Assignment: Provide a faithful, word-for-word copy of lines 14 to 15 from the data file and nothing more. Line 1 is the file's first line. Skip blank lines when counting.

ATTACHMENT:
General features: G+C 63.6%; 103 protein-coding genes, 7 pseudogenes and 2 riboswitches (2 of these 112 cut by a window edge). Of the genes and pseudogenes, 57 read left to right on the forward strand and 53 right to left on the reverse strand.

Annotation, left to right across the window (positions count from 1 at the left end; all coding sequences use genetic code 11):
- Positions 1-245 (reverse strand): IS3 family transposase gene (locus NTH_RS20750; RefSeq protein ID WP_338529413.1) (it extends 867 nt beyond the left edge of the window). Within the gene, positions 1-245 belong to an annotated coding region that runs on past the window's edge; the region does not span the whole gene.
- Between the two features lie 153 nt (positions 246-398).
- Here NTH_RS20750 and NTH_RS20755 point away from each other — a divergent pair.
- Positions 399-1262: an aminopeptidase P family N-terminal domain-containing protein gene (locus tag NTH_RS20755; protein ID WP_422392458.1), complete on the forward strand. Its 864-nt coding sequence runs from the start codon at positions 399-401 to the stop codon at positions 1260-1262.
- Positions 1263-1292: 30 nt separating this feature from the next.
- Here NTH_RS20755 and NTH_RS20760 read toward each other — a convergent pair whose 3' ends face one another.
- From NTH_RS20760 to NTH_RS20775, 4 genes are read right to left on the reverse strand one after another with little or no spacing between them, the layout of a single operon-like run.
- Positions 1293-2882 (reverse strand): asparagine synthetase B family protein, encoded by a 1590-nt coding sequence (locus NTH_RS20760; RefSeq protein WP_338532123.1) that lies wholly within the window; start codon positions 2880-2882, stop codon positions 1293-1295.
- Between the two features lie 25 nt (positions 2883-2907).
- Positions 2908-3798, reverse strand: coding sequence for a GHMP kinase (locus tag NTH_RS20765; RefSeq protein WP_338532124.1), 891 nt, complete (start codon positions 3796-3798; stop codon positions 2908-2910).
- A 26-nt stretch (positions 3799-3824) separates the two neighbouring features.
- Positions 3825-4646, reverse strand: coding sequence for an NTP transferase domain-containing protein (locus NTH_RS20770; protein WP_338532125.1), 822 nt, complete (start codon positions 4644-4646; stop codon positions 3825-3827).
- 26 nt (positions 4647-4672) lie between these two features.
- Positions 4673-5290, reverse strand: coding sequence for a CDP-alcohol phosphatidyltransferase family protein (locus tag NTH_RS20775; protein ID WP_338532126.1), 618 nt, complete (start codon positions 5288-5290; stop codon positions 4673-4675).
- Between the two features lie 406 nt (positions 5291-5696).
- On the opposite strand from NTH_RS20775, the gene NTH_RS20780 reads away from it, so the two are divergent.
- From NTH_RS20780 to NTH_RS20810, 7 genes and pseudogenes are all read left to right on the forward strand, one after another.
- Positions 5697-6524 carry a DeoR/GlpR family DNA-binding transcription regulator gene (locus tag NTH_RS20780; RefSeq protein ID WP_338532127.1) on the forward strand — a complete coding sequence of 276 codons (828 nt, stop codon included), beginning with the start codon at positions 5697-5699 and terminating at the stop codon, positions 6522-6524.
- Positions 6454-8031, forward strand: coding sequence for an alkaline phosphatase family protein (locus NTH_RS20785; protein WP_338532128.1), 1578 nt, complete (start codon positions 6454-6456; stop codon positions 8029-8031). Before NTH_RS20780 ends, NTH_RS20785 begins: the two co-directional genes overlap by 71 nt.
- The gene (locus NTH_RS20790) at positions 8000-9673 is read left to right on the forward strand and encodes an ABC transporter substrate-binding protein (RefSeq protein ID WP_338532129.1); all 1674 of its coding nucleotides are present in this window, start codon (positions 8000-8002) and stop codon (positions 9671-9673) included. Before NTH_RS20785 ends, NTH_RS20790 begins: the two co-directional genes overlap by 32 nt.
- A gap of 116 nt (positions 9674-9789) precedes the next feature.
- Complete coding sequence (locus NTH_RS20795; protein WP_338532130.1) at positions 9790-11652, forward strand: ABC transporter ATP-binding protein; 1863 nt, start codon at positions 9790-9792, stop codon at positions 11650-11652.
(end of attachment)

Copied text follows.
- Positions 3825-4646, reverse strand: coding sequence for an NTP transferase domain-containing protein (locus NTH_RS20770; protein WP_338532125.1), 822 nt, complete (start codon positions 4644-4646; stop codon positions 3825-3827).
- 26 nt (positions 4647-4672) lie between these two features.